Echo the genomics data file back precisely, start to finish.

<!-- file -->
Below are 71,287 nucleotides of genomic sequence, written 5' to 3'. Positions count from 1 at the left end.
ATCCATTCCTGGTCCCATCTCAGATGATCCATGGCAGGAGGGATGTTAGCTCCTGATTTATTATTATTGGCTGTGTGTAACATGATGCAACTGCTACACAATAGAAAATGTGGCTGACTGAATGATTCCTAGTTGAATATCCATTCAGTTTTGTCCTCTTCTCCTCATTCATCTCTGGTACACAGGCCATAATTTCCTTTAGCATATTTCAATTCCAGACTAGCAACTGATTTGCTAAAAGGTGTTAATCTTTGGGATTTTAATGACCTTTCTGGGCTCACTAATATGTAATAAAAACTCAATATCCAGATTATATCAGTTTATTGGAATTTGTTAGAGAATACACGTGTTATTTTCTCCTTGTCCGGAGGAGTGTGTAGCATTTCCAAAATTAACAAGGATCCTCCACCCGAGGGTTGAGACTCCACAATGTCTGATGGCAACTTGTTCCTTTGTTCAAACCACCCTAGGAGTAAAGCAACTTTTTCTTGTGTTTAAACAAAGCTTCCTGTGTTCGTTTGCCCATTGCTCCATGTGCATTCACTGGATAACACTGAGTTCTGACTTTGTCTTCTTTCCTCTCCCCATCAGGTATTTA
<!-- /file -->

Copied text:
Below are 71,287 nucleotides of genomic sequence, written 5' to 3'. Positions count from 1 at the left end.
ATCCATTCCTGGTCCCATCTCAGATGATCCATGGCAGGAGGGATGTTAGCTCCTGATTTATTATTATTGGCTGTGTGTAACATGATGCAACTGCTACACAATAGAAAATGTGGCTGACTGAATGATTCCTAGTTGAATATCCATTCAGTTTTGTCCTCTTCTCCTCATTCATCTCTGGTACACAGGCCATAATTTCCTTTAGCATATTTCAATTCCAGACTAGCAACTGATTTGCTAAAAGGTGTTAATCTTTGGGATTTTAATGACCTTTCTGGGCTCACTAATATGTAATAAAAACTCAATATCCAGATTATATCAGTTTATTGGAATTTGTTAGAGAATACACGTGTTATTTTCTCCTTGTCCGGAGGAGTGTGTAGCATTTCCAAAATTAACAAGGATCCTCCACCCGAGGGTTGAGACTCCACAATGTCTGATGGCAACTTGTTCCTTTGTTCAAACCACCCTAGGAGTAAAGCAACTTTTTCTTGTGTTTAAACAAAGCTTCCTGTGTTCGTTTGCCCATTGCTCCATGTGCATTCACTGGATAACACTGAGTTCTGACTTTGTCTTCTTTCCTCTCCCCATCAGGTATTTA